By Michael Hurley, CBS Boston
BOSTON (CBS) -- The Montreal Canadiens don't typically engender sympathy from anywhere outside of the province of Quebec. Taking that a step further, they rarely receive words of support from the state of Massachusetts.
Yet, what's right is right, and what's wrong is wrong. And the Canadiens are about to get the short end of the stick in the NHL's wonky playoff system -- however, not as much as the Penguins and Blue Jackets.
Allow me to explain. But before we get there, let's take it back about three-and-a-half years, when the NHL instituted a new playoff system because ... the NHL likes to tinker with things that don't necessarily need tinkering. The realignment of divisions was "geographically appropriate," which was fine in and of itself. But the league took that a step further and instituted a new playoff format.
The top three teams in each of the four divisions made the playoffs. The best two remaining teams in each conference got wild-card spots. This became slightly confusing for fans to follow, compared to the previously simple list of the eight top teams in each conference.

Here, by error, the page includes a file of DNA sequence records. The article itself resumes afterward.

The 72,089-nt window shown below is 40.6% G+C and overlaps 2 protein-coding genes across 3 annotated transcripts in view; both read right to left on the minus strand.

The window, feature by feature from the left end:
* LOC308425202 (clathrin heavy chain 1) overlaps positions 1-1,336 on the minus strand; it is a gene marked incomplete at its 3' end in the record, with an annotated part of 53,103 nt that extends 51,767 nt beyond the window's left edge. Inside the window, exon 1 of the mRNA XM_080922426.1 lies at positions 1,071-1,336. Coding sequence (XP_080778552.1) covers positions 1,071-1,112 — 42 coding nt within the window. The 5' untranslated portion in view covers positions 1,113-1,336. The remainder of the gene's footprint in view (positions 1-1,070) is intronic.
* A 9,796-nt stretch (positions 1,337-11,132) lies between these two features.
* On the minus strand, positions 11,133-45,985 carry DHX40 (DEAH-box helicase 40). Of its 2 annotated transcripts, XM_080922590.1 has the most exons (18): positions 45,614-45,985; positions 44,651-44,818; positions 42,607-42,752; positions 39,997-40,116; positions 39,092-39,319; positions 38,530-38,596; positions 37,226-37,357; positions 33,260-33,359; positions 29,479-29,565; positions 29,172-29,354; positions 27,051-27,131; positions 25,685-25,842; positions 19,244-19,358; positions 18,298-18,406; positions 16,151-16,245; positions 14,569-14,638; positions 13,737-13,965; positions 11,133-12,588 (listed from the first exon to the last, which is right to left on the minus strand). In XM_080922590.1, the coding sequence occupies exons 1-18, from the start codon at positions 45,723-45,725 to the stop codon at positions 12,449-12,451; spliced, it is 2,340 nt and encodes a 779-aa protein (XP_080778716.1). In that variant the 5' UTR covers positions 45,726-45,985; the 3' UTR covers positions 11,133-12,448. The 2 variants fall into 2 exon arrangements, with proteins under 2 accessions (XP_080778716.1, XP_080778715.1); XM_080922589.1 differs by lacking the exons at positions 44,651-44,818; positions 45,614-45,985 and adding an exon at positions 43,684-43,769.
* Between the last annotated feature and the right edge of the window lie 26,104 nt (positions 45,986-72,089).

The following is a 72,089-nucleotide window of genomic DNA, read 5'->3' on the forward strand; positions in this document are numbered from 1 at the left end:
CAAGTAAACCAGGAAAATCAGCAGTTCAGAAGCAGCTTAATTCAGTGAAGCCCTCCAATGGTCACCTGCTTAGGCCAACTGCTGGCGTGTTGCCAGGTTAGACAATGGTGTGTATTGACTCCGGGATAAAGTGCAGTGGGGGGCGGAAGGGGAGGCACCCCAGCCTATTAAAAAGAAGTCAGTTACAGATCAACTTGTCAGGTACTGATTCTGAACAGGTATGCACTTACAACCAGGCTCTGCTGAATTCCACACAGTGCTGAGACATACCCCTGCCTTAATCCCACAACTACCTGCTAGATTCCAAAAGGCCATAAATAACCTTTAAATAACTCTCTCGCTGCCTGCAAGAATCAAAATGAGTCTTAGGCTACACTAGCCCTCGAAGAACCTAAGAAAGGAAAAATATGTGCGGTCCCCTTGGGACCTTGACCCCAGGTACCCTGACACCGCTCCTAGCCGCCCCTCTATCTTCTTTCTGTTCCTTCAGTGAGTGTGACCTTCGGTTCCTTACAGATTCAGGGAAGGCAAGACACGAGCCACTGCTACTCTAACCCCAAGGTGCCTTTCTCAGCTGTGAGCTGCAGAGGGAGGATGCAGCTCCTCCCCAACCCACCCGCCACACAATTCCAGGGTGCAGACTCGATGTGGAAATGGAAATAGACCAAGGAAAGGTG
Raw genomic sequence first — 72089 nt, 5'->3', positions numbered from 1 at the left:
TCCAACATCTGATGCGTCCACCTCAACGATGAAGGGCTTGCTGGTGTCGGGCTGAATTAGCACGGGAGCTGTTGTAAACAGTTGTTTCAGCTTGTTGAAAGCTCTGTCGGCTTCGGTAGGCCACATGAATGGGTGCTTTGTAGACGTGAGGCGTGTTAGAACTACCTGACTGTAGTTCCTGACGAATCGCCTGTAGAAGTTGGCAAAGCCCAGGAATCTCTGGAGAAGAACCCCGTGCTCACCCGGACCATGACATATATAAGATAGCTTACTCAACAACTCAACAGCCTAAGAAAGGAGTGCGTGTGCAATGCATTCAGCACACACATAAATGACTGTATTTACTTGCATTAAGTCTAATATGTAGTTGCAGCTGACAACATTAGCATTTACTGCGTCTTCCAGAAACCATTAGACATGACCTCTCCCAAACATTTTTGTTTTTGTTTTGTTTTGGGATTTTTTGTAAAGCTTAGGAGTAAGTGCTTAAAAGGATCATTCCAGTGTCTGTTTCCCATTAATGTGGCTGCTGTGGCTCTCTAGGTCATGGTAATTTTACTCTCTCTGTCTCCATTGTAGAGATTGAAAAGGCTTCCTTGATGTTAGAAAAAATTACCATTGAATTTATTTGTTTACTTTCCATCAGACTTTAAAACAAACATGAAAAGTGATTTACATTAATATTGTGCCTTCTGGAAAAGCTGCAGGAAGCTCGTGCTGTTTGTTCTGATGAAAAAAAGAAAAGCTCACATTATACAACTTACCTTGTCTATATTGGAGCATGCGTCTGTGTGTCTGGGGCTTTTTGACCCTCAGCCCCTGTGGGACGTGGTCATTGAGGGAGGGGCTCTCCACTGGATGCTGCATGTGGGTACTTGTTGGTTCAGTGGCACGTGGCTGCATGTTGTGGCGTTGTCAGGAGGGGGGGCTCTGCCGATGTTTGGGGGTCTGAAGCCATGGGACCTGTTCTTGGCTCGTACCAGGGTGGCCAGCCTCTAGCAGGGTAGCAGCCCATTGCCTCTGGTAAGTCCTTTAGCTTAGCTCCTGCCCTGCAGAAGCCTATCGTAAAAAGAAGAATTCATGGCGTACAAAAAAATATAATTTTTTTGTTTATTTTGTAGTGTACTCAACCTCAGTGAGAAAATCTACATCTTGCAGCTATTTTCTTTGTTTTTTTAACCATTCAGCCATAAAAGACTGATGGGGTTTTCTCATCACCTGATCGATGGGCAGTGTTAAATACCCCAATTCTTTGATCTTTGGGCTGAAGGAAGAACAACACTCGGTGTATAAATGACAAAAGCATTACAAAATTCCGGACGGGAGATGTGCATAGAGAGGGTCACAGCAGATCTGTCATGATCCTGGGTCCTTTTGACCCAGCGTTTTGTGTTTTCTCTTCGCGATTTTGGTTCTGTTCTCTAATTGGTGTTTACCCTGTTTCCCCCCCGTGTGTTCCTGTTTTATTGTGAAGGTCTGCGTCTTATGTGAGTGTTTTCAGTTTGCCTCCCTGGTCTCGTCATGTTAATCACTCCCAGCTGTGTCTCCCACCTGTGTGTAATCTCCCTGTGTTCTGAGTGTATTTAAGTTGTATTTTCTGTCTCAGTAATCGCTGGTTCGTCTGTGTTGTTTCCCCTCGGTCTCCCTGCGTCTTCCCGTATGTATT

But now, everybody's mostly figured it out. And they can see that it's going to do the Habs dirty. And the Penguins and Blue Jackets are going to get it much worse.
This year in the Eastern Conference, the Metropolitan Division established itself as the far superior division. The top three teams and four of the top five teams in the Eastern Conference all reside in the Metro, where those four teams have already reached or eclipsed the 100-point mark. Meanwhile over in the Atlantic Division, just one team has reached the 100-point mark, and it's likely that no other team gets there.
And it's in that inferior conference that Montreal has been able to rise to the top. With 101 points, they're eight points clear of first place, set to coast right on into the playoffs ... where they're set to meet the New York Rangers ... who have 100 points and are fourth in the Metro.
Elsewhere in Montreal's division, two inferior teams -- two of either Boston, Toronto or Ottawa -- will have the luxury of having to face a team in the first round that is worse than the Rangers.
This makes no sense.
Having each division winner play a wild-card team made sense in that theoretically, the wild-card teams are worse than the top three teams in each division. But when one division is significantly inferior to the other, the leftover wild-card team from the superior division is going to end up in a wild-card spot. And then the second and third seeds in the inferior division get to play each other, while the top seed in that inferior division has to play a better team in the first round.